International Christian Concern (ICC) has frequently raised the issue of Christians persecuted and killed in Laos, including the use of Hmong Christian children for target practice and mutilation by the Lao military.
Lao Authorities have repeatedly threatened to jail and kill Christians. In a September 11, 2009, statement by Compass Direct News and the HRWLRF: “Authorities in Laos last week jailed a church leader in Savannakhet Province for embracing Christianity and threatened to expel him unless he renounces his faith – and kill him if his arrest is made public, according to a human rights organization. Officials from Liansai village, from Saybouthong sub-district and from Ad-Sapangthong district on Sept. 3 arrested Thao Oun, an elder at Boukham Church, at his and forced him at gunpoint to the Saybounthong sub‐district office, according to Human Rights Watch for Lao Religious Freedom (HRWLRF). The organization said the officials turned him over to the chief of police of Saybouthong sub‐district, Thao Somphet, who detained, interrogated, and terrorized the Christian for nearly six hours. Oun was charged with bringing destruction to the Lao nation and government by embracing Christianity, which the officials consider a ‘foreign religion to be abhorred according to HRWLRF. The chief of police demanded that Oun immediately renounce Christianity or face expulsion from the village. He ‘further threatened Thao Oun that if word of his arrest and interrogation get out to the international community, he will be put to death according to HRWLRF
“Police in Borikhamxay province, Laos, on March 19 destroyed a church building in Nonsomboon village while Christian residents attended a meeting called by district officials Compass Direct News said in a March 30, 2009 statement.
“ Last Sunday (July 5, 2009) officials and residents of Katin village in Ta Oih district, Saravan province, Laos, confiscated and slaughtered livestock belonging to nine Christian families in an effort to force them to renounce their faith. In June village elders had warned the families, 53 people in total, to renounce the faith they had adopted in late May or face “serious consequences according to advocacy group Human Rights Watch for Lao Religious Freedom (HRWLRF). When the Christians ignored this warning and attended worship services in a neighboring village, villagers broke into their pig pens and seized one pig per family, later slaughtering the animals and distributing the meat among themselves, according to HRWLRF stated Compass Direct News on July 10, 2009. wwrn.org/articles/31329/?&place=cambodia-laos
Following the confiscation of livestock from Christian families earlier this month, officials in a village in Laos on Saturday (July 11) called a special meeting for all residents and announced that they had “banned the Christian faith in our village Compass Direct News stated.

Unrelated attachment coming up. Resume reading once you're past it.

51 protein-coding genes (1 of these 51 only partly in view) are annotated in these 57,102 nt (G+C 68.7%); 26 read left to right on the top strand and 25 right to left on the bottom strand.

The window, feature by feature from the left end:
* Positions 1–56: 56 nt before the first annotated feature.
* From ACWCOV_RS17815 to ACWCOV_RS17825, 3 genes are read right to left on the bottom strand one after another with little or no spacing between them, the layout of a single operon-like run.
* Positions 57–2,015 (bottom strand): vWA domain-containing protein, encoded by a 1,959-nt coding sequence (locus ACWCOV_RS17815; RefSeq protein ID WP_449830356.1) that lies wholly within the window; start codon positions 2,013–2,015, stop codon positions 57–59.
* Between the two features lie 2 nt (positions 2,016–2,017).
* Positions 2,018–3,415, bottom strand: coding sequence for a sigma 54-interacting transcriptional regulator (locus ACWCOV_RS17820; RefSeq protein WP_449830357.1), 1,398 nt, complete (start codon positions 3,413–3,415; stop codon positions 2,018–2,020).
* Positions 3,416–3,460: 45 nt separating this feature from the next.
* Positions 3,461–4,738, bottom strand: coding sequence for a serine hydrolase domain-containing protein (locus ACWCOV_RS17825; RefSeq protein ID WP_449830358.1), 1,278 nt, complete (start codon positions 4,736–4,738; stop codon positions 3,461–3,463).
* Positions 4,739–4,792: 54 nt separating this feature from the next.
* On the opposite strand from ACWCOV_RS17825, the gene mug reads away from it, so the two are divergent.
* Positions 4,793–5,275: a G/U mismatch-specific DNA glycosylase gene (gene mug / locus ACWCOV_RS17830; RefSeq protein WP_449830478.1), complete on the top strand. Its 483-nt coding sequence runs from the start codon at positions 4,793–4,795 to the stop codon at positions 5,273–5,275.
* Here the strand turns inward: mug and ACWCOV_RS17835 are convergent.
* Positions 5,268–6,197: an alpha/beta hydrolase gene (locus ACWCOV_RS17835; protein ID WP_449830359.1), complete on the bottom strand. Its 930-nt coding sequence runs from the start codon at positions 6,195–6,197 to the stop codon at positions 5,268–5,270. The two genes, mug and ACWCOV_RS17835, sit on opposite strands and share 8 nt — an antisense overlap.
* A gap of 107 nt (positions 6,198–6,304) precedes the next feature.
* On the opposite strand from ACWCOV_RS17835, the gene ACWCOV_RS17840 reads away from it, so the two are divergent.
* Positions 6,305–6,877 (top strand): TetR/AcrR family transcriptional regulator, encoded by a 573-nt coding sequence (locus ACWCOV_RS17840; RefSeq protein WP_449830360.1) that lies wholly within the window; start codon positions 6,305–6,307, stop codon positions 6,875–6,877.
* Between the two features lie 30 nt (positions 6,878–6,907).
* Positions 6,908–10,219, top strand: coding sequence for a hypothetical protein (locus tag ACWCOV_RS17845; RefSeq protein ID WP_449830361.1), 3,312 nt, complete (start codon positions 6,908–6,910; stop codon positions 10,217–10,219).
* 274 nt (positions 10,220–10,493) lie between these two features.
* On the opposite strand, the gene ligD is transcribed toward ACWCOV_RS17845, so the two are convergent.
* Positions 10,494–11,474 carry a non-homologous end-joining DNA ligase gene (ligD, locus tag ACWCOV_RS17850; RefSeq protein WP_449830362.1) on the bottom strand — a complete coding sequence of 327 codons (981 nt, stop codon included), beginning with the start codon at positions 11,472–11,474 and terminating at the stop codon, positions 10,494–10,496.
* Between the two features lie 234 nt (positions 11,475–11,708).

On June 12, thirteen Christians were arrested by plain clothes police, after visiting Christian villages in Laos, according to The Voice of the Martyrs.
In a separate incident: “Fourteen Khmu Christian families in Laos are standing strong in their faith, despite the Communist government forcing them to relocate to another village and their homes and church building being destroyed… In 2003, the families were evicted by the government and relocated to another village where they were moved again. "After these 14 families stayed at this village for a year, the Communist Party members of the village found out that the head of the village loved them," VOM contacts said. The village leader] even allowed them to build a bamboo church on his land The Communist district governor was not happy with the head of the village. . [The] governor kicked him out from his post and then replaced [him] with another man. The new head of the village started persecuting them from 2006 to 2009," VOM contacts report. The leader refused to allow them to register, making them illegal residents and he stopped them from farming land, the contacts said The Voice of the Martyrs reported earlier this year.
Laos placed the LPDR regime in Laos on its World Watch List as one of world’s worst regimes engaged in religious persecution and egregious violators of religious liberty. According to a 2009 study by Open Doors, of the 50 countries in which the worst Christian persecution exists in the world, Laos was listed among the worst 10 countries engaged in religious persecution and violations of freedom of religion.
In a 2009 statement and report, the U.S. Commission for International Religious Freedom placed Laos on its watch list for religious freedom violations and persecution on believers.